A home office can be very benefi cial to the musician. Calculate the square footage of the office then divide it by the total square footage of the home or apartment. That will give you the percentage of the home that is used for business. Let’s say that 10 percent of your home is used as a home office. You can then write off 10 percent of your home expenses to your business. Things like:
• Mortgage interest
• Property taxes
• Casualty or theft losses
• Homeowners insurance
• Rent payments
• Repairs and maintenance
If you make a capital improvement to the offi ce by painting it or putting down a new carpet, those expenses can be fully deducted. Home offices are a good thing. Tax audits are a bad thing! Keep impeccable records and make sure your particular room qualifies as a home office. There are other subtleties beyond what we have discussed here, so consulting a tax professional is advised.No comments
You should have a price in mind for the particular service that is under discussion. Different types of gigs will have different pay rates that are either set by the musicians’ union or are the going rates of the area. Many jobs pay scale and that’s it. A traveling Broadway show or an opera put on by the local company are examples. Union scale is the minimum amount that a union musician can be paid for a particular job, but there is no limit to the amount that can be paid over scale. When figuring the budget I usually start with union scale, then factor in costs for other things like travel, cartage of large instruments and percussion rental. If you have a string quartet, for example, and someone wants to hire you for a wedding reception, it won’t be so complicated. You’ll have a price, and there will be little back and forth discussion.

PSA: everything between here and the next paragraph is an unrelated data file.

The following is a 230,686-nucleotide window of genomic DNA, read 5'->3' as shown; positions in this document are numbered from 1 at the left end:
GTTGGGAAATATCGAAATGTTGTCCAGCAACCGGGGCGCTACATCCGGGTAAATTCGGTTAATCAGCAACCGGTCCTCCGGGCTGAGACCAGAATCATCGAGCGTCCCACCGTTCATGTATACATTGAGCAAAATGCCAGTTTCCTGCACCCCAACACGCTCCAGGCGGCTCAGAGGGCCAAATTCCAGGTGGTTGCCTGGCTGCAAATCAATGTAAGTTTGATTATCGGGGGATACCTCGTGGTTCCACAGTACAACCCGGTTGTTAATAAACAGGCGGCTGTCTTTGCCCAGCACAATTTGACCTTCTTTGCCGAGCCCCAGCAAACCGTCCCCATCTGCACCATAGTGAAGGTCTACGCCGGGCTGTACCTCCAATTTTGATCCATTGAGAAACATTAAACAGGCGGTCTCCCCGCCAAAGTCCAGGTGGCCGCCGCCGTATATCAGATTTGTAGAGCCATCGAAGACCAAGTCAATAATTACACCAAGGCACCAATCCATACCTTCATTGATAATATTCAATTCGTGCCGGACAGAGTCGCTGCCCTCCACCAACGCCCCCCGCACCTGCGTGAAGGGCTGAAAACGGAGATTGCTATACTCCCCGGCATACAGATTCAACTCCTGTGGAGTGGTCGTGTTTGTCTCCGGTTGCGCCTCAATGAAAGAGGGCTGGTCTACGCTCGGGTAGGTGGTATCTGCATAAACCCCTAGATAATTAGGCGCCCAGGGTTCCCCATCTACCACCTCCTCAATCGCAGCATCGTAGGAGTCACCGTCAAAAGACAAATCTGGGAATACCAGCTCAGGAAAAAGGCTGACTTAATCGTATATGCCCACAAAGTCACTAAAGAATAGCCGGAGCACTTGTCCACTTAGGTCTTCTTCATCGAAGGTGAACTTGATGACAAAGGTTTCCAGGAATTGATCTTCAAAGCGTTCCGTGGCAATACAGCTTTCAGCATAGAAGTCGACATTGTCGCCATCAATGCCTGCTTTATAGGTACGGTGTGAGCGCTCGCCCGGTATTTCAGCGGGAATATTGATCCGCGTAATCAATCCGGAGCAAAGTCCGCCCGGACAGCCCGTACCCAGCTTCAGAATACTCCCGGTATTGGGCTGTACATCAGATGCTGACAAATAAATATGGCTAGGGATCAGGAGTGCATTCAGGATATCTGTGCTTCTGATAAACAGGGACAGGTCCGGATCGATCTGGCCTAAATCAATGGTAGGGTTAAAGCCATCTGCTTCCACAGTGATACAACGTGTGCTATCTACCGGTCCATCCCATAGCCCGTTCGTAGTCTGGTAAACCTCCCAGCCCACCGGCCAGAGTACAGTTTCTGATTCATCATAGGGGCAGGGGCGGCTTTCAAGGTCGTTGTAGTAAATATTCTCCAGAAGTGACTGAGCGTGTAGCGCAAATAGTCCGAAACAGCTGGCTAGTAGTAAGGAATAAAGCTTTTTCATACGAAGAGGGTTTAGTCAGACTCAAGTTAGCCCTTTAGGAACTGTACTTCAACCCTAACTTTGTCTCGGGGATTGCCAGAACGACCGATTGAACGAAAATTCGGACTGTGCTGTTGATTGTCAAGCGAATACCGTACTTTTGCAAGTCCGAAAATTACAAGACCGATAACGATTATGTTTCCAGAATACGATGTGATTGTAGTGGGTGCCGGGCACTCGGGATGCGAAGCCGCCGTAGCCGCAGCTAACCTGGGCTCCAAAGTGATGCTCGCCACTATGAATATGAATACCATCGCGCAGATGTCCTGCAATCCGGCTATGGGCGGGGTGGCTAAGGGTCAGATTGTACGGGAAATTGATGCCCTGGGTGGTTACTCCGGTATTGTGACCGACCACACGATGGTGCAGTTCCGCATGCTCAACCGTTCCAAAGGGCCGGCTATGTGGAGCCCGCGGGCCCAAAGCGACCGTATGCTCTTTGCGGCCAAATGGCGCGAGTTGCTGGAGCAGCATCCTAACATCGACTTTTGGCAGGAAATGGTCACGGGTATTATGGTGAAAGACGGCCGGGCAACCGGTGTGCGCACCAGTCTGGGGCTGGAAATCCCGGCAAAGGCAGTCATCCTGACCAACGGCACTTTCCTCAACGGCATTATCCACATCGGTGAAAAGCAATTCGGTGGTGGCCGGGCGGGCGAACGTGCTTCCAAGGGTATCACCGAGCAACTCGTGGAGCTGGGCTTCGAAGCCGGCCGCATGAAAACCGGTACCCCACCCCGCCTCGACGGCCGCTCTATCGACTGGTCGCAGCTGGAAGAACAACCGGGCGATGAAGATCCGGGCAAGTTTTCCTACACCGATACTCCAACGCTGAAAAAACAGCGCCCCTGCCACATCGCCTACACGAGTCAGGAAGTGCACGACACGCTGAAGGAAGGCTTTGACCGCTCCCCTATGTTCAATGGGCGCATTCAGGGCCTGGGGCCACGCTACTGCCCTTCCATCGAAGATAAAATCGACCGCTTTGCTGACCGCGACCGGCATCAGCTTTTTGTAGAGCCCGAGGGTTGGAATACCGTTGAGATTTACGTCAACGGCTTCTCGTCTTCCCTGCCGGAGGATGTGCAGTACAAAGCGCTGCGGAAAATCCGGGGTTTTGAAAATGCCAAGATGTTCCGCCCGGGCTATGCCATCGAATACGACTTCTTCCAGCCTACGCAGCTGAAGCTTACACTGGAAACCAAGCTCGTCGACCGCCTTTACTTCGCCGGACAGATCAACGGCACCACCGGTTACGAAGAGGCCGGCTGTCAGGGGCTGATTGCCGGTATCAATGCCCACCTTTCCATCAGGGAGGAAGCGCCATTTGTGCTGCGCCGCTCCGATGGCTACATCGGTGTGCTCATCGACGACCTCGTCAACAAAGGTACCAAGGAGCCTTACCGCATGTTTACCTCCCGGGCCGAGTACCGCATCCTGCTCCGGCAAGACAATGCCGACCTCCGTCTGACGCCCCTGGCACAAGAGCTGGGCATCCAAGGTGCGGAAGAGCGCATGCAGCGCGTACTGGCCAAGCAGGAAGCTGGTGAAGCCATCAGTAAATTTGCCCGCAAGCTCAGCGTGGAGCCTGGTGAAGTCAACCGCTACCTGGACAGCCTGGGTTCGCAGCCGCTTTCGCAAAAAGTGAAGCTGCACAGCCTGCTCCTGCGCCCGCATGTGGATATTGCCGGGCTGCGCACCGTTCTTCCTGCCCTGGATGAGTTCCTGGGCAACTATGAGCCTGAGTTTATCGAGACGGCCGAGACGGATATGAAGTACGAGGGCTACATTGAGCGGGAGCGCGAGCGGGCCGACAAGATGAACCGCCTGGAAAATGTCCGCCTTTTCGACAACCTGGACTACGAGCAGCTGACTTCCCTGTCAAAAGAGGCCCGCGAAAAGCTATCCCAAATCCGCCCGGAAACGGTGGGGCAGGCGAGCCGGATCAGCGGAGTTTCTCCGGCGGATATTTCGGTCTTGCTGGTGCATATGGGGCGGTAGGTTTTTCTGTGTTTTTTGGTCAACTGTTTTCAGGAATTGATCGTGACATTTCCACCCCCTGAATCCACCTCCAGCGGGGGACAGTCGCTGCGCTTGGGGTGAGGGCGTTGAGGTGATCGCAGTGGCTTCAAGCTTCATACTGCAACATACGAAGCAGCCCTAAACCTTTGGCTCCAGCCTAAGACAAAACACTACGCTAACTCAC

But money isn’t the only consideration. I have taken lots of work that didn’t pay well, on the hope that it would lead to something bigger down the road. Sometimes it does and sometimes it doesn’t.No comments
Presumably you’ve chosen music because you love it and can’t imagine yourself doing anything else. But, on the off chance that you are in music for the money, you’ve chosen the wrong profession. Sure, there are certain celebrity artists who make big, big money, but there is no doubt that the rank and file musician makes less money than the rank and file investment banker. Right out of college you probably won’t be buying that BMW.
Money can be a bad motivator for us if it takes precedence over our artistic standards. It has the potential to cause us to shift our focus off of quality and to take gigs just for the money. Good motivators, like developing a more secure technique or gaining a deeper understanding of the music we play, raise our level of musicianship. If you build your house on solid ground and put it up brick by brick, financial rewards will come. You will be noticed and people will be willing to pay you well for what you do. Careers are built over time. Of course certain events can occur that will catapult you forward or raise you to another level. You might get a new, more prestigious job or some of your works published, but by and large, after you have reached a level of excellence on your instrument, success in music is achieved by slow and steady work as you acquire knowledge and experienceNo comments